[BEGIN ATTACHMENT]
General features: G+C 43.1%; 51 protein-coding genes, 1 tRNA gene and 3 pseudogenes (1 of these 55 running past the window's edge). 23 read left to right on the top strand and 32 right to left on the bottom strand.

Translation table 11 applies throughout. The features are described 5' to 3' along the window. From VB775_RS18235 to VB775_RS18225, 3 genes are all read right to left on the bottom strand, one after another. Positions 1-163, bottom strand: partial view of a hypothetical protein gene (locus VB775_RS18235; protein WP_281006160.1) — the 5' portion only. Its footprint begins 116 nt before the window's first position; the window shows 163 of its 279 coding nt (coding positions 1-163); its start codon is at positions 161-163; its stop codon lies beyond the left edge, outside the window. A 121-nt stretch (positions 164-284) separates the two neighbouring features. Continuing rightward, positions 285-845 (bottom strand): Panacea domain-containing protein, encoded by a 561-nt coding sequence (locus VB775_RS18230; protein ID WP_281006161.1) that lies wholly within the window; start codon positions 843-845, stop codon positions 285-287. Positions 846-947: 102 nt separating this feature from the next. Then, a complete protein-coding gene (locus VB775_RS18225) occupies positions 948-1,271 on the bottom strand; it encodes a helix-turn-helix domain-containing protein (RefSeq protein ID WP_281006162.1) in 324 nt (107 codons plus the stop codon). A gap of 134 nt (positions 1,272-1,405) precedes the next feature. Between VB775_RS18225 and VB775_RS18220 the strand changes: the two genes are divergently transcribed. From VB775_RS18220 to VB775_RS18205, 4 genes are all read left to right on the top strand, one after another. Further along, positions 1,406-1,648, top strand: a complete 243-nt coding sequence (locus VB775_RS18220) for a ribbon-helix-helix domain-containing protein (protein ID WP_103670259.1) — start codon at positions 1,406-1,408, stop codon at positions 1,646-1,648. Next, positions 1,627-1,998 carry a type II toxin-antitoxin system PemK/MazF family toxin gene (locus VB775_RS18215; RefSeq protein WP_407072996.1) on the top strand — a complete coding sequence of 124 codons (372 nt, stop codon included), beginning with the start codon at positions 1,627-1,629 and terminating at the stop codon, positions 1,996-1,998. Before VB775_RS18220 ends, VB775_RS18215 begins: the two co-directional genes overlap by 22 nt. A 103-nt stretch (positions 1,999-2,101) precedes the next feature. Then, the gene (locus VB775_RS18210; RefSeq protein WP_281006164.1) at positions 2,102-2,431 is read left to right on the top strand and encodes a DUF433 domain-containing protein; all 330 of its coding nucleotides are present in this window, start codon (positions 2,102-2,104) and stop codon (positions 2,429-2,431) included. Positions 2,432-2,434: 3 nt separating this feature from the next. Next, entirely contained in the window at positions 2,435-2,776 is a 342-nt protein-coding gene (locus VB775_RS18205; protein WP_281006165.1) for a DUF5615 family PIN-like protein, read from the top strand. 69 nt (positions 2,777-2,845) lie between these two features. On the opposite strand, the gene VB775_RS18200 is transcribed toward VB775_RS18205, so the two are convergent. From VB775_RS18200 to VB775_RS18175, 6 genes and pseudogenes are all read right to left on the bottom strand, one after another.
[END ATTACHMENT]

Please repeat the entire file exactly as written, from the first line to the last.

General features: G+C 43.1%; 51 protein-coding genes, 1 tRNA gene and 3 pseudogenes (1 of these 55 running past the window's edge). 23 read left to right on the top strand and 32 right to left on the bottom strand.

Translation table 11 applies throughout. The features are described 5' to 3' along the window. From VB775_RS18235 to VB775_RS18225, 3 genes are all read right to left on the bottom strand, one after another. Positions 1-163, bottom strand: partial view of a hypothetical protein gene (locus VB775_RS18235; protein WP_281006160.1) — the 5' portion only. Its footprint begins 116 nt before the window's first position; the window shows 163 of its 279 coding nt (coding positions 1-163); its start codon is at positions 161-163; its stop codon lies beyond the left edge, outside the window. A 121-nt stretch (positions 164-284) separates the two neighbouring features. Continuing rightward, positions 285-845 (bottom strand): Panacea domain-containing protein, encoded by a 561-nt coding sequence (locus VB775_RS18230; protein ID WP_281006161.1) that lies wholly within the window; start codon positions 843-845, stop codon positions 285-287. Positions 846-947: 102 nt separating this feature from the next. Then, a complete protein-coding gene (locus VB775_RS18225) occupies positions 948-1,271 on the bottom strand; it encodes a helix-turn-helix domain-containing protein (RefSeq protein ID WP_281006162.1) in 324 nt (107 codons plus the stop codon). A gap of 134 nt (positions 1,272-1,405) precedes the next feature. Between VB775_RS18225 and VB775_RS18220 the strand changes: the two genes are divergently transcribed. From VB775_RS18220 to VB775_RS18205, 4 genes are all read left to right on the top strand, one after another. Further along, positions 1,406-1,648, top strand: a complete 243-nt coding sequence (locus VB775_RS18220) for a ribbon-helix-helix domain-containing protein (protein ID WP_103670259.1) — start codon at positions 1,406-1,408, stop codon at positions 1,646-1,648. Next, positions 1,627-1,998 carry a type II toxin-antitoxin system PemK/MazF family toxin gene (locus VB775_RS18215; RefSeq protein WP_407072996.1) on the top strand — a complete coding sequence of 124 codons (372 nt, stop codon included), beginning with the start codon at positions 1,627-1,629 and terminating at the stop codon, positions 1,996-1,998. Before VB775_RS18220 ends, VB775_RS18215 begins: the two co-directional genes overlap by 22 nt. A 103-nt stretch (positions 1,999-2,101) precedes the next feature. Then, the gene (locus VB775_RS18210; RefSeq protein WP_281006164.1) at positions 2,102-2,431 is read left to right on the top strand and encodes a DUF433 domain-containing protein; all 330 of its coding nucleotides are present in this window, start codon (positions 2,102-2,104) and stop codon (positions 2,429-2,431) included. Positions 2,432-2,434: 3 nt separating this feature from the next. Next, entirely contained in the window at positions 2,435-2,776 is a 342-nt protein-coding gene (locus VB775_RS18205; protein WP_281006165.1) for a DUF5615 family PIN-like protein, read from the top strand. 69 nt (positions 2,777-2,845) lie between these two features. On the opposite strand, the gene VB775_RS18200 is transcribed toward VB775_RS18205, so the two are convergent. From VB775_RS18200 to VB775_RS18175, 6 genes and pseudogenes are all read right to left on the bottom strand, one after another.